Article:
tersects Qarinthia its whole extent from W. to E.
receiving .several tributary streams, both from the
north and south ; there are also several lakes. It
is a mountainous and woody district, the moun-
tains, yielding abundance of iron, lead, and cop-
per, as well as quicksilver, bismuth, and zinc, and
also the purest marbles, and a variety of gems;
whilst the forests abound with the finest timber,
the valleys afford some excellent pasturage, as well
as fertile lands for tillage; but being edged in by
mountains both on the north and south, whilst the
remoteness of the course of the Drave precludes
it from being availed of as a channel of convey-
ance, the rich store of natural products which this
district contains are of little advantage either to
the inhabitants or to the world. Could a water
communication be obtained with the Adriatic,
which, by a social and reciprocal order of society,
might be effected from the west end of the pro-
vince, either by the Tajamento, or the Piave;
Carinthia might then rank among the most inter-
esting and important districts of Europe; but un-
der the bigoted, blind, and unsocializing policy of
Austria, the inhabitants pass away their time in
indolence and apathy, such supply of foreign pro-
ductions as they get being obtained chiefly by
means of cattle, which they drive to the markets
of the towns of Italy. It is divided for local juris-
diction into two parts, Upper, West; and Lower,
East; the former containing about 175,000 inhab-
itants, and the latter about 105,000. The princi-
pal towns in the upper part are Gmund and Vil-
lach, and in tie lower, Clagenfurt, (which is the
capital of the duchy) Wolfs berg, Wolfe nmarck,
Pleyburg, &c. The inhabitants, who speak chiefly
the Sclavonian language, are bigoted adherents to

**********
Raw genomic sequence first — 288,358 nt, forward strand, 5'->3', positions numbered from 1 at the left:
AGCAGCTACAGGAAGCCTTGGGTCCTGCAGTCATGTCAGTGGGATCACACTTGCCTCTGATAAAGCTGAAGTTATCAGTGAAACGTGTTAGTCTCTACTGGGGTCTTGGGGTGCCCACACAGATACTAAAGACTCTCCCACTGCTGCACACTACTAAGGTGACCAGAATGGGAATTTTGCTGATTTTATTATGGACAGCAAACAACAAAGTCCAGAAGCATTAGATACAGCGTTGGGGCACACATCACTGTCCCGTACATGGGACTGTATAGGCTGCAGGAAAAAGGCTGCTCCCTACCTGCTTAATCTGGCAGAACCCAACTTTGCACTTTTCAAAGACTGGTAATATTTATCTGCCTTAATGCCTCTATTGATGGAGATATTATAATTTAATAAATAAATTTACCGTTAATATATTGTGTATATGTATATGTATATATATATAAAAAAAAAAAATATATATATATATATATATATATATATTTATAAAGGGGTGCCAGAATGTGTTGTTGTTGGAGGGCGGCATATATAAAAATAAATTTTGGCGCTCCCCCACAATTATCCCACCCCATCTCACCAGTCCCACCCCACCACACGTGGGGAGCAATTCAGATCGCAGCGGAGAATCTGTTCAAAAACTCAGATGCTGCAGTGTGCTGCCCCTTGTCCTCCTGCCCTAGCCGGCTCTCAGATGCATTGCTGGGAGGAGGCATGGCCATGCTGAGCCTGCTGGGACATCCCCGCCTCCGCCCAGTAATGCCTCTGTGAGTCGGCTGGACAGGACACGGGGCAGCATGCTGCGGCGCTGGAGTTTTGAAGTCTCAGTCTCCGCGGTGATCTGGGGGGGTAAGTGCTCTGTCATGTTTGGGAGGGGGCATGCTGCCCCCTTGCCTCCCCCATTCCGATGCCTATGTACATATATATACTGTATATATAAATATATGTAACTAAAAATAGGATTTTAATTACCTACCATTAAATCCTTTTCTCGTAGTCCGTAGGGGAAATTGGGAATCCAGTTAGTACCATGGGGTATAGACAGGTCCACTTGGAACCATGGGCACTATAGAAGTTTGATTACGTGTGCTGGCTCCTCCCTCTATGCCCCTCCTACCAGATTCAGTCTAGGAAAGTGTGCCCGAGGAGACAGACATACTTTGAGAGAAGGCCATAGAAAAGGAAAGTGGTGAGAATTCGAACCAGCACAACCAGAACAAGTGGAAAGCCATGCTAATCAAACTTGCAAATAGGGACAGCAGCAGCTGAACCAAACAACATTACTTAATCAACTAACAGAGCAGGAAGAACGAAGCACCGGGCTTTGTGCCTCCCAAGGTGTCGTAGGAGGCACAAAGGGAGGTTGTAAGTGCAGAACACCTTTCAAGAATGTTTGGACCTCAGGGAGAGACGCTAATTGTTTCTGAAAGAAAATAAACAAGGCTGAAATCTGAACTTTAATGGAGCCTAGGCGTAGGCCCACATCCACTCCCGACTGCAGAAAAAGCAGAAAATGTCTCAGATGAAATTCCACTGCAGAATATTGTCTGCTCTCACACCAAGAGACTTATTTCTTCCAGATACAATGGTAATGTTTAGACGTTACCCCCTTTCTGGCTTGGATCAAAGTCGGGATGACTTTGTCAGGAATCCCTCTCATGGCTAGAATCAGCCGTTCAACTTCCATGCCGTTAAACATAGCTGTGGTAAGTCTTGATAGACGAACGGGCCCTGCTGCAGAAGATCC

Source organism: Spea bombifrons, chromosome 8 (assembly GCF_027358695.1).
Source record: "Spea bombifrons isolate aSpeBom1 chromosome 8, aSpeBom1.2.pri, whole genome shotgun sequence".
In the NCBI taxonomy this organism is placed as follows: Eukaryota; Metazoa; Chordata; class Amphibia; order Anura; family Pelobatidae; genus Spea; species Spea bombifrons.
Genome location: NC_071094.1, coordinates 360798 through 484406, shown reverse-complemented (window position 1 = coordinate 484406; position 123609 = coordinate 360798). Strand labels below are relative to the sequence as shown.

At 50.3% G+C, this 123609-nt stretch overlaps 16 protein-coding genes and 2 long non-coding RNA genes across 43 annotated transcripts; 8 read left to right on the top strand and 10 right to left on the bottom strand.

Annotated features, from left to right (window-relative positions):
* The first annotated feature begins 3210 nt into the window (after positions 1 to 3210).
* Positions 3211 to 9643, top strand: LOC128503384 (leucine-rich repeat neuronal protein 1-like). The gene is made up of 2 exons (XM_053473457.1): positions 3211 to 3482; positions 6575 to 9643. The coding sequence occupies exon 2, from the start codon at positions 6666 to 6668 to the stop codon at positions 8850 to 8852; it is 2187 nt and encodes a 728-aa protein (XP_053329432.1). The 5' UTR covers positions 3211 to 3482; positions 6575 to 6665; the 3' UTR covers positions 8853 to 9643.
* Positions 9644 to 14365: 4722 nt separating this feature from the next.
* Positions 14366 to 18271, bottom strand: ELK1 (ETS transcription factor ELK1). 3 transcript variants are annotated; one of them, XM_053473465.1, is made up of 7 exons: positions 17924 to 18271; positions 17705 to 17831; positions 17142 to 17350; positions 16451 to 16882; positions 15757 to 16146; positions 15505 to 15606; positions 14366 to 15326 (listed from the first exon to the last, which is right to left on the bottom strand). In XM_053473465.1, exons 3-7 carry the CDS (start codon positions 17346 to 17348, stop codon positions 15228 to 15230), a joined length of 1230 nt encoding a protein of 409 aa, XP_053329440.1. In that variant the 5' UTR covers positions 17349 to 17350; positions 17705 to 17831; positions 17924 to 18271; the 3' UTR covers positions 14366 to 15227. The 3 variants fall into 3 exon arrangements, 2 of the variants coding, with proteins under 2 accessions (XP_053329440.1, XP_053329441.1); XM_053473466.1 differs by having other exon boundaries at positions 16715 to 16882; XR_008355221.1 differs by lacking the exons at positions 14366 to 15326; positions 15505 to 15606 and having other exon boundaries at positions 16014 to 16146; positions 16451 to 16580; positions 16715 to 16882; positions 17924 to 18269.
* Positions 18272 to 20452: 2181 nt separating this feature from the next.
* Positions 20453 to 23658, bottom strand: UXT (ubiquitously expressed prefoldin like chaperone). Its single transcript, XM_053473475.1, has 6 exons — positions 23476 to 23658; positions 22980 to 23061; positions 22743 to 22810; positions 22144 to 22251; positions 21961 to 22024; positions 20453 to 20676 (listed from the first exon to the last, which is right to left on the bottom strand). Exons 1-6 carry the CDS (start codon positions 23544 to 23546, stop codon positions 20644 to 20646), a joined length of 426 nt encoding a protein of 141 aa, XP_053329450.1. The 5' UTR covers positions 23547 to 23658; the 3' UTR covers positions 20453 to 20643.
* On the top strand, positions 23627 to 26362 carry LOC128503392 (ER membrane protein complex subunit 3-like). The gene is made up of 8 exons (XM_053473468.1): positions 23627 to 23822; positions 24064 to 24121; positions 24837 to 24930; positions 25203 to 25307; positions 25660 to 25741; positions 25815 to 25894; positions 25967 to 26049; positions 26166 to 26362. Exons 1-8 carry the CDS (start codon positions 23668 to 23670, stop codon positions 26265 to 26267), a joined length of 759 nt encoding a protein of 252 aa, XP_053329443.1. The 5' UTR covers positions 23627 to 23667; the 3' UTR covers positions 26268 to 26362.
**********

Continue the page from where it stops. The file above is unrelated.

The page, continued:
the mummeries of the Romish church, and con-
tribute to the Austrian government an impost of
about £250,000 English per annum.

Carisbrook, a village contiguous to Newport, in
the Isle of Wight, Eng. remarkable for its castle
and church, which are both very ancient. The
church had once a convent of monks annexed,
part of which is now a farm-house, stili retaining
the name of the priory. The castle stands on an
eminence, and was the prison of Charles 1. in
1647, before he was delivered to the parliament
forces. It is now nominally the seat of the gov-
ernor ofthe Isle of Wight.

Caristo, or Castel Rosso, an episcopal town of
Greece, at the south extremity of the island of
Negropont. Long. 24. 35. E. lat. 38. 34. N.

Carlely, Old and New, two towns on the coast
of West Bothnia, about 50 m. N. of Wasa.

Carlentini. See Lentini.

Carlingford, a populous parish and town in (he
county of Louth, Ireland. The parish comprises
a promontory between Dundalk and Carlingford
Bays; ^id in 1821, contained a population of
10,921. The town is situate on the south shore
of the bay of Carlingford, and is noted for its oys-
ter fishery; it is a corporate town, and returned
two members to the Irish Parliament. It is 8 m
S. of Newry, and 52 N. of Dublin, and in 1821
contained 1,275 of the inhabitants of the parish.

Carlinwark, or Castle Douglas, a village of Scot
land, at the N. corner of a lake of its name, 7 m.
N. E. of Kirkcudbright, with a considerable manu-
facture of cotton. Pop. 750.

Carlisle, a city, bishop’s see, and capital of the






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Brookes' Universal Gazetteer of the World (1850)